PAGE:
“Flacara” magazine is celebrating 100 years of existence, and they have graciously uploaded the first issue of the magazine as a testimony to what is a long and praiseworthy history. To us modern readers the magazine is charming, but quaint. Long, bulky text broken up by simple lines or squares challenge the contemporary bite-sized approach to information. Black and white graphics illustrate the columns. The few headshots interspersed with text are not the angular shapes of modern day pictures, but the softer medallions that we now associate with lockets and cameos.
The advertising is just as different. Readers of Roland Marchand will know that the 1920s and 1930 were associated with a revolution in advertising in terms of both of messaging and design, bringing early 20th century ads closer to 21st century sensibilities, if not visually, then at least in terms of product presentation and placement. In fact, I’ve learned that in 1924 the concept of “celebrity endorsement” was pioneered by none other than Queen Maria of Romania, on behalf of Pond’s cold cream.
But this Flacara inaugural issues predates the reversal of advertising thinking that occurred just a decade later and presents us with advertising in its rawest form, painting a typical picture of what promotion was like 100 years ago.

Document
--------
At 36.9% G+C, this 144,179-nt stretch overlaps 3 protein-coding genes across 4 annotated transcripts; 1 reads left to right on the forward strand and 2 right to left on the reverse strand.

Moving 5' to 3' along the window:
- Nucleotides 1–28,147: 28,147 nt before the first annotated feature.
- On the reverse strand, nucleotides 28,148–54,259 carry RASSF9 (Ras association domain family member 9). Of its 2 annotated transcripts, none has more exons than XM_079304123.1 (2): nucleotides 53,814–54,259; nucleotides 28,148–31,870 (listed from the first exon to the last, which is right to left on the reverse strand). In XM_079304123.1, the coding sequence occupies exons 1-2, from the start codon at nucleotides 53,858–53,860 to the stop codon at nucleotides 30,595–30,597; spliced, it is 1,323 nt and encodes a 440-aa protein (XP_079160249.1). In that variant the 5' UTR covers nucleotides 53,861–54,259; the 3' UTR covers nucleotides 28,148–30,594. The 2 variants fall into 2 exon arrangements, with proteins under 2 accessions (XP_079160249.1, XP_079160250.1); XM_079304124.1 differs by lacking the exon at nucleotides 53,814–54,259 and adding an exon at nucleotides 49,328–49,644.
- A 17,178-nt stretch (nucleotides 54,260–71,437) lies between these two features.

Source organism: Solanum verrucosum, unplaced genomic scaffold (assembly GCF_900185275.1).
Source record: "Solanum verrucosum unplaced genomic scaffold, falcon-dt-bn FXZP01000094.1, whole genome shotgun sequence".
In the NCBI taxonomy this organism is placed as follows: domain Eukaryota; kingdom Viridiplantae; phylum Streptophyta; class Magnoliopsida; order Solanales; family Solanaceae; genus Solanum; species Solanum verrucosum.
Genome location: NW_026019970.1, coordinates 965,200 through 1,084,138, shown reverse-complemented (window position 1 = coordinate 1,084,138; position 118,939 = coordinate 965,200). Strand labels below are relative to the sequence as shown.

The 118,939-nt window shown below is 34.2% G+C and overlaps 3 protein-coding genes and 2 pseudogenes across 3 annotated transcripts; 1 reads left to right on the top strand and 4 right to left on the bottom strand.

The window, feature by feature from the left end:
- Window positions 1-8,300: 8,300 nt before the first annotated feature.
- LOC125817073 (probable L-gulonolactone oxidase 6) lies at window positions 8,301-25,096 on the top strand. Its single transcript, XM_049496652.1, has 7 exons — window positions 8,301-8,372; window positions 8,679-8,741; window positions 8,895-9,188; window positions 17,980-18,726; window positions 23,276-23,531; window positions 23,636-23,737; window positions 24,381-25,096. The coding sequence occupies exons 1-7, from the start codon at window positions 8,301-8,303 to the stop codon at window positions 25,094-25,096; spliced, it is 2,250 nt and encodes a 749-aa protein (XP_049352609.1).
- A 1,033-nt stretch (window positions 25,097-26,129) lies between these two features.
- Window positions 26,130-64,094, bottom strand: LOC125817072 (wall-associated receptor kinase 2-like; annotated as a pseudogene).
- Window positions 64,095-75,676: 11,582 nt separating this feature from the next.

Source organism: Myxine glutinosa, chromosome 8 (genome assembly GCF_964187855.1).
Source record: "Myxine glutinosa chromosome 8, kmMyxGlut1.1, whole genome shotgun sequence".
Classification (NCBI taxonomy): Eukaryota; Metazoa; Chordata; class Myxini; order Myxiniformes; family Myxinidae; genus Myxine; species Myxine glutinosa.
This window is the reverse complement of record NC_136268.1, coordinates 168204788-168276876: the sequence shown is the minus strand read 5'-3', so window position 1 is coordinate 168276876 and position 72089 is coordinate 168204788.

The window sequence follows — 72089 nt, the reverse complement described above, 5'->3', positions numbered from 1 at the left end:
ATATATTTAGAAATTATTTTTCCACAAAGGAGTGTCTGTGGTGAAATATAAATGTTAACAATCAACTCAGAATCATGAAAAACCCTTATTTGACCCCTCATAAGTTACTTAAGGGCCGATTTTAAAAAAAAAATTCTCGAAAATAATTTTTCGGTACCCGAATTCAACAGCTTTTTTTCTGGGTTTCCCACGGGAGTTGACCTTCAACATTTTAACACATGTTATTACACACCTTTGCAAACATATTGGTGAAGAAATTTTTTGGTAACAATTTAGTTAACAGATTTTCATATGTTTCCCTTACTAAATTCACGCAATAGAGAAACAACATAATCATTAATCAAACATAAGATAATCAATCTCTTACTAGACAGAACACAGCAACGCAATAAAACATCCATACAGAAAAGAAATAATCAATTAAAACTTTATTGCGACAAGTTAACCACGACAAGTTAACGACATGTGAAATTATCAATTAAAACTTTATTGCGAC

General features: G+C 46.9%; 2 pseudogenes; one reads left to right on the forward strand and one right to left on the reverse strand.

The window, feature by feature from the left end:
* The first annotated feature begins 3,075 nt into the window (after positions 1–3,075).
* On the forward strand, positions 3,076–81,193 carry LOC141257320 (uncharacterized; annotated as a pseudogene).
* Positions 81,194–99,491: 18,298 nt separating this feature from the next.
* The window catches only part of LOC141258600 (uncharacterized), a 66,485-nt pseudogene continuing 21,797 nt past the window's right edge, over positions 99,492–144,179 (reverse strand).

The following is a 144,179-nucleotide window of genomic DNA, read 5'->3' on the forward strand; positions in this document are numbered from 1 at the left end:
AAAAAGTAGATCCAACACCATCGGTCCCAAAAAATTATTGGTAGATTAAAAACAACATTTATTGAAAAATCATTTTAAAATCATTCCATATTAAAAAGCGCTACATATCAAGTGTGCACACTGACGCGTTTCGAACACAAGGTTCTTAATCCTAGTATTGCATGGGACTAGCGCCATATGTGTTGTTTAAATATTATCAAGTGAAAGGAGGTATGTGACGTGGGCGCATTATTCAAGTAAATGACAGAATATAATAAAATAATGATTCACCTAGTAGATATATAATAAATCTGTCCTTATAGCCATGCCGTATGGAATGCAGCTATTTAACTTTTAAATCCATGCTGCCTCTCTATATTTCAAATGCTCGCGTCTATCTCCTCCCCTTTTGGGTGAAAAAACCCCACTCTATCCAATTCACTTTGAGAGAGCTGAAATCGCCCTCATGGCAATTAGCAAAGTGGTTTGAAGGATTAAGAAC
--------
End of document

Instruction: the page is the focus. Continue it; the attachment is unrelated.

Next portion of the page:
Visually, it relies on typesetting (fonts, size) to draw attention to the message. There is very limited use of color, and whatever visuals are used are stylized drawings, acting as symbols, rather than photographs of the actual product or location. There is no evocation of visual style: one ad for a bank looks very much like the ad for a plank factory. Though functionally separate from the content of the magazine (they appear on the last pages) ads are not necessarily visually separate, relying on the same type of frame and layout as the content itself. In a certain sense, our modern day adverting has a format that is quite similar in feel: the advertorial, that hybrid of pretend editorial coverage with unabashed self-promotion that takes on the look and feel of a genuine magazine page.
In the absence of visual cues, the ads of the last century are copy intensive, much like the above mentioned advertorial. Unlike it, the nature of the content is informative, descriptive rather than persuasive. Herein lies perhaps the biggest difference between the ads in Flacara and other publications of the era and modern day advertising: publicity focuses on the product, and its descriptors (types, modernity, quality, inventor) rather than the customer and what her or she can get from the product. There si a notable absence of slogans or calls to action (buy now!) in whose stead, we get descriptions of services available. A decade later, it is all about aspiration and status, and getting people to purchase, just like nowadays, but in the 1910s it’s still about function, with no overlays.
In one way, we are turning full circle. With the advent of Google AdWords words and contextual advertising words are reclaiming some of their original pull and value, with more sophistication, of course.
I have to confess, this article was written on demand, as part of a contest that Flacara, pranzuldincaserola and PortalHR have launched, and because I want to win a trip to Malta for my birthday, I took up the challenge. But i am glad I did it for its own sake, because it afforded me a fascinating glimpse into the history of my profession, here in Romania. For edification, I recommend that speakers of Romanian also read the following links: